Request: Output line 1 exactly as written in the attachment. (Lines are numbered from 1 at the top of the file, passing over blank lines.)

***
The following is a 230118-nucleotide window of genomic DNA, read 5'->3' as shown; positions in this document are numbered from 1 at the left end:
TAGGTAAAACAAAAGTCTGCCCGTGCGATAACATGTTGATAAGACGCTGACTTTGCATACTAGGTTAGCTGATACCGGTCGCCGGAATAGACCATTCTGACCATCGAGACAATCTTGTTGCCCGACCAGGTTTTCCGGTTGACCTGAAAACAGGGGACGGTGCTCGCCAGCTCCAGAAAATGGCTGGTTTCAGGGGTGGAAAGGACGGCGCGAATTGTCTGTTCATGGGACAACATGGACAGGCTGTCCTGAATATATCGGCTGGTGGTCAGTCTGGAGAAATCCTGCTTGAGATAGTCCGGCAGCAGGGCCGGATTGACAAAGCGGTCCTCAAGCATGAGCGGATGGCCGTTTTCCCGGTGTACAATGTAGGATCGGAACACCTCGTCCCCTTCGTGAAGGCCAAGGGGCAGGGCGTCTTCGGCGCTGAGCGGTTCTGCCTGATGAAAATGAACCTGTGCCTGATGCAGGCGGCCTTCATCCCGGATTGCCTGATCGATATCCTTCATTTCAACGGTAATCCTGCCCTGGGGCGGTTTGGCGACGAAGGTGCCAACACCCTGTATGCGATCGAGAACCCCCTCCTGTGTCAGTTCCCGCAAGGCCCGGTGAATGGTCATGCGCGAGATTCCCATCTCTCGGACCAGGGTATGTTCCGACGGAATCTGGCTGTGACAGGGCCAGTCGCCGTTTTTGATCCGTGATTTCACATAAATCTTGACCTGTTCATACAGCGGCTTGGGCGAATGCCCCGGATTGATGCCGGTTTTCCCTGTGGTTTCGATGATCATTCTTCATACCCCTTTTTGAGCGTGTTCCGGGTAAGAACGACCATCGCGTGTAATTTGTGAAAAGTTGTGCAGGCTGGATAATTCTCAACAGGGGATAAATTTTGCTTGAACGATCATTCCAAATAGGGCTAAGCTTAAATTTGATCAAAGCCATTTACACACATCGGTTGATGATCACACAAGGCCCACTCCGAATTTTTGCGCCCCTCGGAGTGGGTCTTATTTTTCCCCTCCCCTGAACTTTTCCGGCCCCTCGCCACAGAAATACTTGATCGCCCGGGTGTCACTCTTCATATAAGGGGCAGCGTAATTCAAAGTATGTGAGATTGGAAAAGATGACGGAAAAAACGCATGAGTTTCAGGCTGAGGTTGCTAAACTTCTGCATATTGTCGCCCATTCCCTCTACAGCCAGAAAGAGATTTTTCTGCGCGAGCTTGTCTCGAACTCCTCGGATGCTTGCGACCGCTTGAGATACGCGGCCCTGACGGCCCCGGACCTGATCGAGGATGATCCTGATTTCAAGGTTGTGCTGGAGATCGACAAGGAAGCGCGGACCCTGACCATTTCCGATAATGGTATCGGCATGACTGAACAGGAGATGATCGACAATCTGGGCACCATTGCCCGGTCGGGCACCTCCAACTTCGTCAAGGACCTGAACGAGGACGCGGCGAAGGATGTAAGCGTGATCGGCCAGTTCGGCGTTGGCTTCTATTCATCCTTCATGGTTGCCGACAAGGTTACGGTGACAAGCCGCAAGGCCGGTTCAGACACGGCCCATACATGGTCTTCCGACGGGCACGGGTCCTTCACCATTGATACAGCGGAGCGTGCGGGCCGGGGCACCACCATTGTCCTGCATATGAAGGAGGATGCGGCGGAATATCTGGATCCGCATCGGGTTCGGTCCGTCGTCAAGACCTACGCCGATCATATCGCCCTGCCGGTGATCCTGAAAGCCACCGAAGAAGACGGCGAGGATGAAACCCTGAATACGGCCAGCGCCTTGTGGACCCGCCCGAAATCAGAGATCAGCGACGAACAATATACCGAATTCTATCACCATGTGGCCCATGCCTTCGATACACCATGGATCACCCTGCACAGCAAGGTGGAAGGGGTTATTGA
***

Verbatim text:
The following is a 230118-nucleotide window of genomic DNA, read 5'->3' as shown; positions in this document are numbered from 1 at the left end: